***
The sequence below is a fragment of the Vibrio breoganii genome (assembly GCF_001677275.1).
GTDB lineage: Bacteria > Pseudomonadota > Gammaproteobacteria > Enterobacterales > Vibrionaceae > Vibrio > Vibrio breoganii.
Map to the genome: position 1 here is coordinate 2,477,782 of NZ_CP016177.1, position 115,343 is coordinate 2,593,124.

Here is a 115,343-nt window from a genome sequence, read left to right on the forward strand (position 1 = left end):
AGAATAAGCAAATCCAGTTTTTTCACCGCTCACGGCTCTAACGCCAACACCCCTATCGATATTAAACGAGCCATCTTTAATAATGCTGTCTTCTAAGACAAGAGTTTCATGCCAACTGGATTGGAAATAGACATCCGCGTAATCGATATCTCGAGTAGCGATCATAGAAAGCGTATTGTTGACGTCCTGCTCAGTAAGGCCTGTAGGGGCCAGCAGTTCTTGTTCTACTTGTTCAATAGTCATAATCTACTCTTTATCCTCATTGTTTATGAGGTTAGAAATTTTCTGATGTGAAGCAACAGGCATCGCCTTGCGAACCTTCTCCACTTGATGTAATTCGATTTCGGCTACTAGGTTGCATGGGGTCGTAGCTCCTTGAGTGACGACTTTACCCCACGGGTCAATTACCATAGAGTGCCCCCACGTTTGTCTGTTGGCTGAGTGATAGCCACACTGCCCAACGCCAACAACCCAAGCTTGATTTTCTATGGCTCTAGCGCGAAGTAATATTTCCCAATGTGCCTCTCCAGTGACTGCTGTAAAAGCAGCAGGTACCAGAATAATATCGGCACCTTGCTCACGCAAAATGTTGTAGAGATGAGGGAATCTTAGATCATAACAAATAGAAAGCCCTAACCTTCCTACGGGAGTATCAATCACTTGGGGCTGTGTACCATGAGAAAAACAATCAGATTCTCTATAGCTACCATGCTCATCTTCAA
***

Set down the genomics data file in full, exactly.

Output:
The sequence below is a fragment of the Vibrio breoganii genome (assembly GCF_001677275.1).
GTDB lineage: Bacteria > Pseudomonadota > Gammaproteobacteria > Enterobacterales > Vibrionaceae > Vibrio > Vibrio breoganii.
Map to the genome: position 1 here is coordinate 2,477,782 of NZ_CP016177.1, position 115,343 is coordinate 2,593,124.

Here is a 115,343-nt window from a genome sequence, read left to right on the forward strand (position 1 = left end):
AGAATAAGCAAATCCAGTTTTTTCACCGCTCACGGCTCTAACGCCAACACCCCTATCGATATTAAACGAGCCATCTTTAATAATGCTGTCTTCTAAGACAAGAGTTTCATGCCAACTGGATTGGAAATAGACATCCGCGTAATCGATATCTCGAGTAGCGATCATAGAAAGCGTATTGTTGACGTCCTGCTCAGTAAGGCCTGTAGGGGCCAGCAGTTCTTGTTCTACTTGTTCAATAGTCATAATCTACTCTTTATCCTCATTGTTTATGAGGTTAGAAATTTTCTGATGTGAAGCAACAGGCATCGCCTTGCGAACCTTCTCCACTTGATGTAATTCGATTTCGGCTACTAGGTTGCATGGGGTCGTAGCTCCTTGAGTGACGACTTTACCCCACGGGTCAATTACCATAGAGTGCCCCCACGTTTGTCTGTTGGCTGAGTGATAGCCACACTGCCCAACGCCAACAACCCAAGCTTGATTTTCTATGGCTCTAGCGCGAAGTAATATTTCCCAATGTGCCTCTCCAGTGACTGCTGTAAAAGCAGCAGGTACCAGAATAATATCGGCACCTTGCTCACGCAAAATGTTGTAGAGATGAGGGAATCTTAGATCATAACAAATAGAAAGCCCTAACCTTCCTACGGGAGTATCAATCACTTGGGGCTGTGTACCATGAGAAAAACAATCAGATTCTCTATAGCTACCATGCTCATCTTCAA